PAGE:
It comes as no surprise that university administration has expanded so dramatically over the past two decades, to the point where “20 cents is now spent on central administration for every dollar spent on instruction and non-sponsored research; back in 1987-88, 12 cents went to administration.” (I recall similar things being said about the growth of university administration during faculty contract negotiations at the University of Winnipeg in the early 1990s.) Perplexingly, administration seems to be the only thing growing at universities, apart from externally funded research: as a percentage of total funds spent, teaching, unfunded research, libraries and suchlike are down, though it’s possible that spending is up in real terms.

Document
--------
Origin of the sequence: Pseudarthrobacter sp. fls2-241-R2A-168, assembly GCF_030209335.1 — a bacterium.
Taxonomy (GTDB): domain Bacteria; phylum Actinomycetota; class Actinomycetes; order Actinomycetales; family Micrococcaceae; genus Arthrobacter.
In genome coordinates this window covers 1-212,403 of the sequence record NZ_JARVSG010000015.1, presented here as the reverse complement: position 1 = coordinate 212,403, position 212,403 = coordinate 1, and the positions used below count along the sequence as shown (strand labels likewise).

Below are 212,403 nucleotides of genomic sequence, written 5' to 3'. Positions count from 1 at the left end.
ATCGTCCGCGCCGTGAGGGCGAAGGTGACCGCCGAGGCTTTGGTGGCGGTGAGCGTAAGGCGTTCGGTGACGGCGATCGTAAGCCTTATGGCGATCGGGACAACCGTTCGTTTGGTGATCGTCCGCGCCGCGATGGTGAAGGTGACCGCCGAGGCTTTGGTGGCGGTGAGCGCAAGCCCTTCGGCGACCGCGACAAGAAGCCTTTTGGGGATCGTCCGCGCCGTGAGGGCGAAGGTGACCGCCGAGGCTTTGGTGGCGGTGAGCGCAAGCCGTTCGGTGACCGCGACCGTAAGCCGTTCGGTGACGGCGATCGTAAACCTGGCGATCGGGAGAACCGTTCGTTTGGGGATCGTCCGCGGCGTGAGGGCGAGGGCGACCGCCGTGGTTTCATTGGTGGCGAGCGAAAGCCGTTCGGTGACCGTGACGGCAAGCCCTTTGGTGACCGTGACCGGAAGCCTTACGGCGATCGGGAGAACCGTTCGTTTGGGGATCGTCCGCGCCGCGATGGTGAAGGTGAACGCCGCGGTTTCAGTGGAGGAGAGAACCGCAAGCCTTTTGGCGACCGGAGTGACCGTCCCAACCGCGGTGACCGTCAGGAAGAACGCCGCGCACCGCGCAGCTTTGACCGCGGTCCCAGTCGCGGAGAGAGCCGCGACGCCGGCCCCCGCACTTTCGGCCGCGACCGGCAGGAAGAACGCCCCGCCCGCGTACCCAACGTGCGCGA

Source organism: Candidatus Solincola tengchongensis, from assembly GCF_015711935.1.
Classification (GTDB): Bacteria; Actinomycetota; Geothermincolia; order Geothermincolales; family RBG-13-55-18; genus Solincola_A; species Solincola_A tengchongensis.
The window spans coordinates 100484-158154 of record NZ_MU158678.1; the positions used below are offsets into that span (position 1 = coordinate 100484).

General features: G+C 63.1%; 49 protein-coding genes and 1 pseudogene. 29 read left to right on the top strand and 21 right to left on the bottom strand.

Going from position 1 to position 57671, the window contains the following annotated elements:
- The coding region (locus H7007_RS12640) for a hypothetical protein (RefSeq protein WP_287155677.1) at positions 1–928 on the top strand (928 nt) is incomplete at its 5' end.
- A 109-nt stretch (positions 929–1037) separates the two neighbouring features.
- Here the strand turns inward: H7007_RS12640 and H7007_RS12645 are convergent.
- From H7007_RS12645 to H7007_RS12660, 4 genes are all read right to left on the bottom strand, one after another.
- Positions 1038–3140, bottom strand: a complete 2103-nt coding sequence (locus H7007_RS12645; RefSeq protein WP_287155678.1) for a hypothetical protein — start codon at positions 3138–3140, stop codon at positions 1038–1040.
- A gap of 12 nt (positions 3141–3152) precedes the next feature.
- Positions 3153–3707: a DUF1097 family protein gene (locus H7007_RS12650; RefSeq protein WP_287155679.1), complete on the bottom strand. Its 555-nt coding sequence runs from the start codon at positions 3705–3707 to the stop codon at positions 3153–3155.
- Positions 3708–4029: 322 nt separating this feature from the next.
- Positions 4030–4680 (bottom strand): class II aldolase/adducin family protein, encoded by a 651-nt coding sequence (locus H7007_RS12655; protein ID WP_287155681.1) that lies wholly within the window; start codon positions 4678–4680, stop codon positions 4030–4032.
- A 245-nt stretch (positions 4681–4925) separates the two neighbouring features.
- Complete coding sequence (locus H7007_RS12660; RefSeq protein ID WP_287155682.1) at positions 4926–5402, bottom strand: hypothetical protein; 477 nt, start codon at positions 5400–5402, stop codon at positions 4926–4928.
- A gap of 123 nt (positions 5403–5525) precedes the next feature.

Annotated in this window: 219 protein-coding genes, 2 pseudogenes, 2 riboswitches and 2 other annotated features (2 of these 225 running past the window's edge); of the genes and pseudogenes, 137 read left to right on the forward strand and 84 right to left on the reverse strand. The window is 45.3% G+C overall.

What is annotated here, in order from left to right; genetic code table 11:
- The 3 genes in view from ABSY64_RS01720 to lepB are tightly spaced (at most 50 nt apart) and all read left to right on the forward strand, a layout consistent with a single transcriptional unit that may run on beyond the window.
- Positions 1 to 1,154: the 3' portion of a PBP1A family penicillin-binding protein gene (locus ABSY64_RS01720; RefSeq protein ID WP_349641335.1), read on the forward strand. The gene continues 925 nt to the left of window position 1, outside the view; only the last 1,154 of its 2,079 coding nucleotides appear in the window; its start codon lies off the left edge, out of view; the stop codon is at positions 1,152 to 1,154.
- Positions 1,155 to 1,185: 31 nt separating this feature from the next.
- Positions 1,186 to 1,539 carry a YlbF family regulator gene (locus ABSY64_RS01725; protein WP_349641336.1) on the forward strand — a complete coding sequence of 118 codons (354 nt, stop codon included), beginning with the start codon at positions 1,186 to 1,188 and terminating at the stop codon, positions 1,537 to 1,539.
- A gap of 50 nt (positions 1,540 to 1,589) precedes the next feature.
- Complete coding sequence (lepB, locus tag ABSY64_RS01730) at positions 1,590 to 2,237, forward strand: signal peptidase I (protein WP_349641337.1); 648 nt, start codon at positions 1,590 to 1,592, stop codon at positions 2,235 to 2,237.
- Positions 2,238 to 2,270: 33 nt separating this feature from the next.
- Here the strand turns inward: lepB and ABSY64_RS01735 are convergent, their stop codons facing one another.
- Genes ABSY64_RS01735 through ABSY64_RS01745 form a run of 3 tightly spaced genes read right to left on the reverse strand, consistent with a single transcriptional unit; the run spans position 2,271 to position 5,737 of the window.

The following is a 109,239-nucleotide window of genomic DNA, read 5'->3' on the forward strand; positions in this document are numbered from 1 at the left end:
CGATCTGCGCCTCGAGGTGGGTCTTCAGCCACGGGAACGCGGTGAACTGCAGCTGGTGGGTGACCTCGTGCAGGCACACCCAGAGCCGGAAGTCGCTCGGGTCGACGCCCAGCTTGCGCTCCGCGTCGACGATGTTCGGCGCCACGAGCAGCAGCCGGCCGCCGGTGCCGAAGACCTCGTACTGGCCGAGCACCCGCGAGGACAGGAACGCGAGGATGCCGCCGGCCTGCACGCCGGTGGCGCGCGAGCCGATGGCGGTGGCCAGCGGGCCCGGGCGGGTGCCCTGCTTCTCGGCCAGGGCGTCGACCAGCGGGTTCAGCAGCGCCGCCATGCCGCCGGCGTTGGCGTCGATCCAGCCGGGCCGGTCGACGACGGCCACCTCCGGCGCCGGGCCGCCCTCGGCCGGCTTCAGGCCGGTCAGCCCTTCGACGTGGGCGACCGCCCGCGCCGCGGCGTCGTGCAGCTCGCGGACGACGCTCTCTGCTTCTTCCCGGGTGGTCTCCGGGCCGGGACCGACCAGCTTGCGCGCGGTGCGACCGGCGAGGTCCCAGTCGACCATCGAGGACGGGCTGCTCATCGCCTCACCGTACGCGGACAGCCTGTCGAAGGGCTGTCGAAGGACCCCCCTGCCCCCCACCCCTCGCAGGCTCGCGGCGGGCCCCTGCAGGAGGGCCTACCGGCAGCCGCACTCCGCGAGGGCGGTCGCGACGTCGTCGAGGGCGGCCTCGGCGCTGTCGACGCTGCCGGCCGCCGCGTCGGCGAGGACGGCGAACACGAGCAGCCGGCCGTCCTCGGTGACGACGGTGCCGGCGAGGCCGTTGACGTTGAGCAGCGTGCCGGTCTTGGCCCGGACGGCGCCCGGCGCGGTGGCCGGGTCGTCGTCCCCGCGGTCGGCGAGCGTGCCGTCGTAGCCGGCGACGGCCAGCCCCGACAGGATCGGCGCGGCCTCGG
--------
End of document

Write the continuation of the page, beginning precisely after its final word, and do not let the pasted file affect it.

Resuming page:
Well, one other thing has grown at universities: tuition fees. Twenty years ago, tuition cost about a third what it does now — about $1,500. (By the time I hit grad school, that number had doubled, mind you.) Now you know what your tuition pays for.
The bureaucracy is expanding to support the needs of the expanding bureaucracy — so what else is new? I’ve been dismayed to see central administrations expand at just about every institution I’ve seen, and they all have one thing common: a complete disconnect from what the institution is supposed to be doing. A lot of reports and consultations, a lot of self-interested careerism, and if there’s an impact on operations, it’s rarely to the good.
It is, in other words, a cancer.